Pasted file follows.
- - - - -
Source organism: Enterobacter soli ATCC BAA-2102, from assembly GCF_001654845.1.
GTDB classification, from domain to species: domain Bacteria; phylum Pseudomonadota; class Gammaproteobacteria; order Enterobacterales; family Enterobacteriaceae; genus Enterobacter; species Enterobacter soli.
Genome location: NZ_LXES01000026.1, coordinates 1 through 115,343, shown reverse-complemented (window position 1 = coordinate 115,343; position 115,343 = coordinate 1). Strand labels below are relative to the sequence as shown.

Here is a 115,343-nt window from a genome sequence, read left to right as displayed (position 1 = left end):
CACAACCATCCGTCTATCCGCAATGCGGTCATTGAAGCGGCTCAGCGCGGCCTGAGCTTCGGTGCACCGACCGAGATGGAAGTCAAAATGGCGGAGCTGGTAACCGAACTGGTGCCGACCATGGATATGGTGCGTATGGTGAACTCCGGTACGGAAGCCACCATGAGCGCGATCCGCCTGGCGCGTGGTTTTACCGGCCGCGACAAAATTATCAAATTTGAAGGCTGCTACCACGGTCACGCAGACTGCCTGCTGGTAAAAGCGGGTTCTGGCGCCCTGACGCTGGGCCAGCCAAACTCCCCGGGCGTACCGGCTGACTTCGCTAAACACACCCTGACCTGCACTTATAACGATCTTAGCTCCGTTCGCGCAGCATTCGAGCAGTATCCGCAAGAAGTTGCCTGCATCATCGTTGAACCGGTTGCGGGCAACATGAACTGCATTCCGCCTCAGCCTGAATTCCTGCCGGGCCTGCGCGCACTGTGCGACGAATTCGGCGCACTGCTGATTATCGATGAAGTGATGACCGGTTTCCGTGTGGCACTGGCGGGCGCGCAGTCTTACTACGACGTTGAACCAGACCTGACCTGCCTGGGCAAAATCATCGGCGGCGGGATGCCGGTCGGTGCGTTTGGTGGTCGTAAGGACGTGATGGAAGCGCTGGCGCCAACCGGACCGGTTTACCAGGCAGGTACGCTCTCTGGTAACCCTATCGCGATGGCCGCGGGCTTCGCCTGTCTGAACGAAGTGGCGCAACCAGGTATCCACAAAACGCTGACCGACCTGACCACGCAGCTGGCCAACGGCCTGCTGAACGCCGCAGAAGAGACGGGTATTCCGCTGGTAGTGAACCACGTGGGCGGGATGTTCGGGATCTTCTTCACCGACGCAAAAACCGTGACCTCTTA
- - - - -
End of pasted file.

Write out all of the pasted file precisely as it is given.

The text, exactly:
Source organism: Enterobacter soli ATCC BAA-2102, from assembly GCF_001654845.1.
GTDB classification, from domain to species: domain Bacteria; phylum Pseudomonadota; class Gammaproteobacteria; order Enterobacterales; family Enterobacteriaceae; genus Enterobacter; species Enterobacter soli.
Genome location: NZ_LXES01000026.1, coordinates 1 through 115,343, shown reverse-complemented (window position 1 = coordinate 115,343; position 115,343 = coordinate 1). Strand labels below are relative to the sequence as shown.

Here is a 115,343-nt window from a genome sequence, read left to right as displayed (position 1 = left end):
CACAACCATCCGTCTATCCGCAATGCGGTCATTGAAGCGGCTCAGCGCGGCCTGAGCTTCGGTGCACCGACCGAGATGGAAGTCAAAATGGCGGAGCTGGTAACCGAACTGGTGCCGACCATGGATATGGTGCGTATGGTGAACTCCGGTACGGAAGCCACCATGAGCGCGATCCGCCTGGCGCGTGGTTTTACCGGCCGCGACAAAATTATCAAATTTGAAGGCTGCTACCACGGTCACGCAGACTGCCTGCTGGTAAAAGCGGGTTCTGGCGCCCTGACGCTGGGCCAGCCAAACTCCCCGGGCGTACCGGCTGACTTCGCTAAACACACCCTGACCTGCACTTATAACGATCTTAGCTCCGTTCGCGCAGCATTCGAGCAGTATCCGCAAGAAGTTGCCTGCATCATCGTTGAACCGGTTGCGGGCAACATGAACTGCATTCCGCCTCAGCCTGAATTCCTGCCGGGCCTGCGCGCACTGTGCGACGAATTCGGCGCACTGCTGATTATCGATGAAGTGATGACCGGTTTCCGTGTGGCACTGGCGGGCGCGCAGTCTTACTACGACGTTGAACCAGACCTGACCTGCCTGGGCAAAATCATCGGCGGCGGGATGCCGGTCGGTGCGTTTGGTGGTCGTAAGGACGTGATGGAAGCGCTGGCGCCAACCGGACCGGTTTACCAGGCAGGTACGCTCTCTGGTAACCCTATCGCGATGGCCGCGGGCTTCGCCTGTCTGAACGAAGTGGCGCAACCAGGTATCCACAAAACGCTGACCGACCTGACCACGCAGCTGGCCAACGGCCTGCTGAACGCCGCAGAAGAGACGGGTATTCCGCTGGTAGTGAACCACGTGGGCGGGATGTTCGGGATCTTCTTCACCGACGCAAAAACCGTGACCTCTTA